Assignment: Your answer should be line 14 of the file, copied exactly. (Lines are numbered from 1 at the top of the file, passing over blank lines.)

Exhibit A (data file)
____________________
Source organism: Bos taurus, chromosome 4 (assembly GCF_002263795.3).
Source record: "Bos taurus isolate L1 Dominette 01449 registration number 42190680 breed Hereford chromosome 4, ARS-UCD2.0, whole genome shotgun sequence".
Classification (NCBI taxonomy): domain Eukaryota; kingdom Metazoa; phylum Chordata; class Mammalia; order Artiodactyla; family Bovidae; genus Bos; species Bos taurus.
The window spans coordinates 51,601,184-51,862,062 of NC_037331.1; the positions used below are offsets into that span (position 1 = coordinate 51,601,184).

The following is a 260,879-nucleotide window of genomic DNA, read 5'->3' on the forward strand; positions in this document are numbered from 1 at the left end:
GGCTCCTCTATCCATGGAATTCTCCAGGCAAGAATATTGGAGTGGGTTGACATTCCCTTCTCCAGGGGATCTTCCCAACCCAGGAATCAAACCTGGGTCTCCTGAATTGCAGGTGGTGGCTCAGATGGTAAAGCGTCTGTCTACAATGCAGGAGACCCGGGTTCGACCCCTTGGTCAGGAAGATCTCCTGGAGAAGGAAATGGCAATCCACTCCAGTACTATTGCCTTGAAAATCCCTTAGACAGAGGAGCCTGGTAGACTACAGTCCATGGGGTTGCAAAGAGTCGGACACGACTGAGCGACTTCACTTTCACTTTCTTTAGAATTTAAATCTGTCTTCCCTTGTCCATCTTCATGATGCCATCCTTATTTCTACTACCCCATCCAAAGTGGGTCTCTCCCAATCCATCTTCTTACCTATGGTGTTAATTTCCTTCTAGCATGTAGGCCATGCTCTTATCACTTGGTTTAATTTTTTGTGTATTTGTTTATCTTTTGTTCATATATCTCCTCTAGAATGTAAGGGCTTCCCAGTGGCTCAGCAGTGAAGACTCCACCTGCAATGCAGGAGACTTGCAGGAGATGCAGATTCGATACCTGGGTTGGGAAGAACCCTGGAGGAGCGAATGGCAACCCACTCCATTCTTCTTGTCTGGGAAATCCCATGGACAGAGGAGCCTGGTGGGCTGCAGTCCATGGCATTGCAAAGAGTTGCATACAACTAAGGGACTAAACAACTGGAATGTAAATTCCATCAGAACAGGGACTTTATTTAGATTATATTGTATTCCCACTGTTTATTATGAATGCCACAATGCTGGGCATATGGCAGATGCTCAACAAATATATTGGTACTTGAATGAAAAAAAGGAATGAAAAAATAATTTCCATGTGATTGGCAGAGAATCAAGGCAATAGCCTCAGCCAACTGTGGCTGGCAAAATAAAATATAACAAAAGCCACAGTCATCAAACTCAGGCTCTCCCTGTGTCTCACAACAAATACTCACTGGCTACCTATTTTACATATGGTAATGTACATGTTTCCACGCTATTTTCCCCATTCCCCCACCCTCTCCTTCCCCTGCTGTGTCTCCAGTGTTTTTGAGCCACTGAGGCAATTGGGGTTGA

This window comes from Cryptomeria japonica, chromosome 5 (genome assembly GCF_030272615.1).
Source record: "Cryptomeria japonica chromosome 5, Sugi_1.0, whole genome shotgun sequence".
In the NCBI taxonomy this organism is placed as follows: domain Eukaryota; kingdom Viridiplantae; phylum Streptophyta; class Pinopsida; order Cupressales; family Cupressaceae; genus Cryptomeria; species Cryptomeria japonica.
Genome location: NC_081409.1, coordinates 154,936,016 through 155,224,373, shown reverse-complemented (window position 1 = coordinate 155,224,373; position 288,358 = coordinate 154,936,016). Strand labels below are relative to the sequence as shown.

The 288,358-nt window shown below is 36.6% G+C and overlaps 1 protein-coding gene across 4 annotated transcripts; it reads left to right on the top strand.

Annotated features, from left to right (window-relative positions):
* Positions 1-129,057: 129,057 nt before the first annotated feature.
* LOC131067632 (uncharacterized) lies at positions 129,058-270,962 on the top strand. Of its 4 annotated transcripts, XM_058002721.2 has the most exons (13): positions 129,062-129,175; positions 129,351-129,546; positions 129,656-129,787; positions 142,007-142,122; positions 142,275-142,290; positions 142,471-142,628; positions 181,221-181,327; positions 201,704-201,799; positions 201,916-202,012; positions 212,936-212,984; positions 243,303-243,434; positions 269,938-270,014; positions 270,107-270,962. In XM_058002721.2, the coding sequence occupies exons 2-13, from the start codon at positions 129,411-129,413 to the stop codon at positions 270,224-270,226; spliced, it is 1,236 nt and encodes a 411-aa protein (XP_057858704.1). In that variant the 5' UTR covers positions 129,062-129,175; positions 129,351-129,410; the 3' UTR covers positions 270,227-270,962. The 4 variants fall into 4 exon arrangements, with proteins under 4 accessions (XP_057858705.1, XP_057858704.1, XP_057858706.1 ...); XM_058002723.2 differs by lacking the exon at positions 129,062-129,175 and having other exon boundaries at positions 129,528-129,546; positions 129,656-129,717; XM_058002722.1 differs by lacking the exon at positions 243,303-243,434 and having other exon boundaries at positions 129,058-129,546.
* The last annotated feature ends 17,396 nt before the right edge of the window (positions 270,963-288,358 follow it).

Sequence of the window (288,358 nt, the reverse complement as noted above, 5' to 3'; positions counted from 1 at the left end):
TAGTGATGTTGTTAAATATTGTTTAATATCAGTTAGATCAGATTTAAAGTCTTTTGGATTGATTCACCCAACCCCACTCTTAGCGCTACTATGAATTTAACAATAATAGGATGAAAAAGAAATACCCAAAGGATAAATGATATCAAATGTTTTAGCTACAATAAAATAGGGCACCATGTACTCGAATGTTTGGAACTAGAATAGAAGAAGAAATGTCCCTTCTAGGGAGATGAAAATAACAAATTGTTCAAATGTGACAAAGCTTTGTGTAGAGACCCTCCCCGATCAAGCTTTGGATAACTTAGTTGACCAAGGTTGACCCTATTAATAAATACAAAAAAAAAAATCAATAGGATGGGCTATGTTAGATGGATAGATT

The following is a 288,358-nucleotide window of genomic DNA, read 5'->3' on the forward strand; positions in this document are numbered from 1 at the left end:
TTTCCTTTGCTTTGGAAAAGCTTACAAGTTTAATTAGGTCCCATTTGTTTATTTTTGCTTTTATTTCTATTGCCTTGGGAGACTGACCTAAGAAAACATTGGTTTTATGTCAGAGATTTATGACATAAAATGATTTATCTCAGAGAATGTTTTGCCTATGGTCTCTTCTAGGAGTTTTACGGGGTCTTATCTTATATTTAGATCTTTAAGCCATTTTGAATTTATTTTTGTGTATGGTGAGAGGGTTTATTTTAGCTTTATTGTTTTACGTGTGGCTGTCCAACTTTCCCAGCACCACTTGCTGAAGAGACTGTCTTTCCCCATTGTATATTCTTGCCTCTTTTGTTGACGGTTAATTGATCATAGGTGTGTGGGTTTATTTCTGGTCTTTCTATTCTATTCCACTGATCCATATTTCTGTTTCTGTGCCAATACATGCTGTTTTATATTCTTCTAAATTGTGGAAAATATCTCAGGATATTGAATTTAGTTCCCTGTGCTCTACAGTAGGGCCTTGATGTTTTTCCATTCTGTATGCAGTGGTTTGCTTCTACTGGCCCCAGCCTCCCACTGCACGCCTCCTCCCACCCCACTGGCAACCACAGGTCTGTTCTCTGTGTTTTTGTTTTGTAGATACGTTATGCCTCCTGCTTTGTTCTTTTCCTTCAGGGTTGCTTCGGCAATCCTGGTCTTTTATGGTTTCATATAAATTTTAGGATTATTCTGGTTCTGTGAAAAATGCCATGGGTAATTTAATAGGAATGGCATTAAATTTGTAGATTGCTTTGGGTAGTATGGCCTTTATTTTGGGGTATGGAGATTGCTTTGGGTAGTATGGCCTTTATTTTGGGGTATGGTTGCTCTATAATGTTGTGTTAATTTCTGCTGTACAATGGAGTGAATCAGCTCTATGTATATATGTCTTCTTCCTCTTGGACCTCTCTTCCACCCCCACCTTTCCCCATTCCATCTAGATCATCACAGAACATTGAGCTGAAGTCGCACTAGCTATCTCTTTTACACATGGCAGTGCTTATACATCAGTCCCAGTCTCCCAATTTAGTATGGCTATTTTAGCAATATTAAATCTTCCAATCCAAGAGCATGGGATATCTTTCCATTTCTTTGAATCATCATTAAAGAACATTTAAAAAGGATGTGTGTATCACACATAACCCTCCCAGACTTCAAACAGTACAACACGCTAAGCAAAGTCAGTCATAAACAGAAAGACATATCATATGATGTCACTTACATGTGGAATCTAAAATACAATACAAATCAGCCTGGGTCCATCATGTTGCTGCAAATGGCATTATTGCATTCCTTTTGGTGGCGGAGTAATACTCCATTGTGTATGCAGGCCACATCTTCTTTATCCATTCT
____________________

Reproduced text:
* LOC131067632 (uncharacterized) lies at positions 129,058-270,962 on the top strand. Of its 4 annotated transcripts, XM_058002721.2 has the most exons (13): positions 129,062-129,175; positions 129,351-129,546; positions 129,656-129,787; positions 142,007-142,122; positions 142,275-142,290; positions 142,471-142,628; positions 181,221-181,327; positions 201,704-201,799; positions 201,916-202,012; positions 212,936-212,984; positions 243,303-243,434; positions 269,938-270,014; positions 270,107-270,962. In XM_058002721.2, the coding sequence occupies exons 2-13, from the start codon at positions 129,411-129,413 to the stop codon at positions 270,224-270,226; spliced, it is 1,236 nt and encodes a 411-aa protein (XP_057858704.1). In that variant the 5' UTR covers positions 129,062-129,175; positions 129,351-129,410; the 3' UTR covers positions 270,227-270,962. The 4 variants fall into 4 exon arrangements, with proteins under 4 accessions (XP_057858705.1, XP_057858704.1, XP_057858706.1 ...); XM_058002723.2 differs by lacking the exon at positions 129,062-129,175 and having other exon boundaries at positions 129,528-129,546; positions 129,656-129,717; XM_058002722.1 differs by lacking the exon at positions 243,303-243,434 and having other exon boundaries at positions 129,058-129,546.